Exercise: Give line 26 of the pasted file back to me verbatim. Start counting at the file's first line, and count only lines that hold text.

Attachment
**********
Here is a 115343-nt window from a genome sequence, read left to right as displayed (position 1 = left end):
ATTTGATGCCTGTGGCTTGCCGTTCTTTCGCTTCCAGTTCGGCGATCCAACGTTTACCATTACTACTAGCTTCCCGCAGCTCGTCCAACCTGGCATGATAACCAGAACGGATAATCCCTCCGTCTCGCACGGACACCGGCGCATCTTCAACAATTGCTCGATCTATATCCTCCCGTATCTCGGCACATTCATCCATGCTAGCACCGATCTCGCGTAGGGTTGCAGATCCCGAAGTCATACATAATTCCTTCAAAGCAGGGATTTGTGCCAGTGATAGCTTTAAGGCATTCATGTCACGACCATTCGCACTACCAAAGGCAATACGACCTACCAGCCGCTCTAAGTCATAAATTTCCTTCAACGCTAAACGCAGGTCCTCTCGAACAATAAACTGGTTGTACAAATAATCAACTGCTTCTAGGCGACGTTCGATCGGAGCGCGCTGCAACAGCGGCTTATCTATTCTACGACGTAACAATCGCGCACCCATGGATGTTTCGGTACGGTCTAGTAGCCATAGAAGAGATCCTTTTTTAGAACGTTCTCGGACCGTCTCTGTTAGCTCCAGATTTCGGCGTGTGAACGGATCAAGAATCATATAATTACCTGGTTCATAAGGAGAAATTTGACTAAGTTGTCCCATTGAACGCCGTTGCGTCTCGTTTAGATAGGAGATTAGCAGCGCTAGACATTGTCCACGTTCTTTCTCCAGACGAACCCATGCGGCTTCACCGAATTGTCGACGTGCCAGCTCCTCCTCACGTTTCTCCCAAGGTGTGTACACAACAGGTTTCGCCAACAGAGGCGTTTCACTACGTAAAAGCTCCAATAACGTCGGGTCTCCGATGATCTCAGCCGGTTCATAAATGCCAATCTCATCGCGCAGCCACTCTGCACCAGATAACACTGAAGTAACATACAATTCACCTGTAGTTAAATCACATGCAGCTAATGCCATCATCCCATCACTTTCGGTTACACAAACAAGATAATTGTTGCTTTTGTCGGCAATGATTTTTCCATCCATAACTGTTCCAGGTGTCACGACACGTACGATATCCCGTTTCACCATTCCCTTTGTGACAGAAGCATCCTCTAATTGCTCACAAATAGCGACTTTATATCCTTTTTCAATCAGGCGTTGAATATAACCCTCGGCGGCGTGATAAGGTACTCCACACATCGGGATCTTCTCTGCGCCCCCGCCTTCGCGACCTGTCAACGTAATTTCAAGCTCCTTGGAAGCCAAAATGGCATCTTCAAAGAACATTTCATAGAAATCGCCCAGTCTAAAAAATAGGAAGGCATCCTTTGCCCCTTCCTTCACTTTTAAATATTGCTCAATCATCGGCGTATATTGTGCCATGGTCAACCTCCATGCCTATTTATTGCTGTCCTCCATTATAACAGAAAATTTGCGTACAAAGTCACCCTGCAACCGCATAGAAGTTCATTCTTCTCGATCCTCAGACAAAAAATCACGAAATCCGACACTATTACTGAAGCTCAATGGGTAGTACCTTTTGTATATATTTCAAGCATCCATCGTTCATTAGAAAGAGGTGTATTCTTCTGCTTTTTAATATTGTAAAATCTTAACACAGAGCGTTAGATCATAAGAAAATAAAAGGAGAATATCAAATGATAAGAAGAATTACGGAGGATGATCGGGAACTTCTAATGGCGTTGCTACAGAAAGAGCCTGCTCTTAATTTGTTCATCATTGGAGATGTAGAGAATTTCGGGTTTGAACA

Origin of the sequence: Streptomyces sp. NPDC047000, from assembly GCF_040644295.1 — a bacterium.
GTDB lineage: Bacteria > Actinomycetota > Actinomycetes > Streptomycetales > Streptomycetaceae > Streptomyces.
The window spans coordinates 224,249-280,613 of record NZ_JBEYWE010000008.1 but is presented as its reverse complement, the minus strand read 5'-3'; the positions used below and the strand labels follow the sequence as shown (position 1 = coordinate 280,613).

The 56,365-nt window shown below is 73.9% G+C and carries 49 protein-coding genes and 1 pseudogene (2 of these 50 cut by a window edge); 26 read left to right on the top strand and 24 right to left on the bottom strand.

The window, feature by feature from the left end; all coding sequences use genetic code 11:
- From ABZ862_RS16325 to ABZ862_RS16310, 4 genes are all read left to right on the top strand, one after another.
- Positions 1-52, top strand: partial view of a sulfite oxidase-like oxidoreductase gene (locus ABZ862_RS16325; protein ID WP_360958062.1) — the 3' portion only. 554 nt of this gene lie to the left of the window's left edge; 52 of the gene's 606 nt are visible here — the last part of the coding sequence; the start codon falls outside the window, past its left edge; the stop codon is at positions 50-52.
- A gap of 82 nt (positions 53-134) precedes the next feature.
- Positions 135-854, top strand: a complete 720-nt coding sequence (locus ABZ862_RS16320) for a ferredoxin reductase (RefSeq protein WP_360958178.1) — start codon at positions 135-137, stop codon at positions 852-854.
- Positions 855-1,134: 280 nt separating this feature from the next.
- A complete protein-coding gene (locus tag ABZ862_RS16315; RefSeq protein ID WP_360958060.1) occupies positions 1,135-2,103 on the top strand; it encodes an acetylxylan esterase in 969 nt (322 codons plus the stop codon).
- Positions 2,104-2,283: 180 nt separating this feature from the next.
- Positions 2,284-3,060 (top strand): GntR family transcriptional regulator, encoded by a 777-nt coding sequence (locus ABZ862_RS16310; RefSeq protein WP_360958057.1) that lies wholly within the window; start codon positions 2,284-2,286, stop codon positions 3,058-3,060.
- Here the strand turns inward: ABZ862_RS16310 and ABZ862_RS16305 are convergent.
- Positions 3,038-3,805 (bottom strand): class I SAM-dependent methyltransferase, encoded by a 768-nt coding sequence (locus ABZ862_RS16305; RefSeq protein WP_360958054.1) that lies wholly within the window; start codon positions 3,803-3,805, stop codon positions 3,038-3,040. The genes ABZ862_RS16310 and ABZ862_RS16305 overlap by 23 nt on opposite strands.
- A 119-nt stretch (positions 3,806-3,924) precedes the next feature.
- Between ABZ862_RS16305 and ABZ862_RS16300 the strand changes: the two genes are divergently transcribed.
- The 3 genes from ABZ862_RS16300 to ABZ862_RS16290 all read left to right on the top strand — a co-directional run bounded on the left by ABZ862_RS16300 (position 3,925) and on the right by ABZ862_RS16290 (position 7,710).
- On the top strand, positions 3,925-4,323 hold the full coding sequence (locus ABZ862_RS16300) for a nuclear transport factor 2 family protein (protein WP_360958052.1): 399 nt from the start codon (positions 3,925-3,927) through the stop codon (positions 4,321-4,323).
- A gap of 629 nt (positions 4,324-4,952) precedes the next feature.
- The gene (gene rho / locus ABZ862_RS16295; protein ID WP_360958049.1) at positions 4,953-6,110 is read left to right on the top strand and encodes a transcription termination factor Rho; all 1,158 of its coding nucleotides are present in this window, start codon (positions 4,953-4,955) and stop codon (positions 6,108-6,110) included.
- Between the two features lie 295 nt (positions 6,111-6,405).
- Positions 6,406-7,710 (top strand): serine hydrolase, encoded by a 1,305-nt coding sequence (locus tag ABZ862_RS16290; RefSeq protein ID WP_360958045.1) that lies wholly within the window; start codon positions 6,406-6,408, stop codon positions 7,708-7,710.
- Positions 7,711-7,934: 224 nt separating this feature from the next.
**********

- Positions 7,711-7,934: 224 nt separating this feature from the next.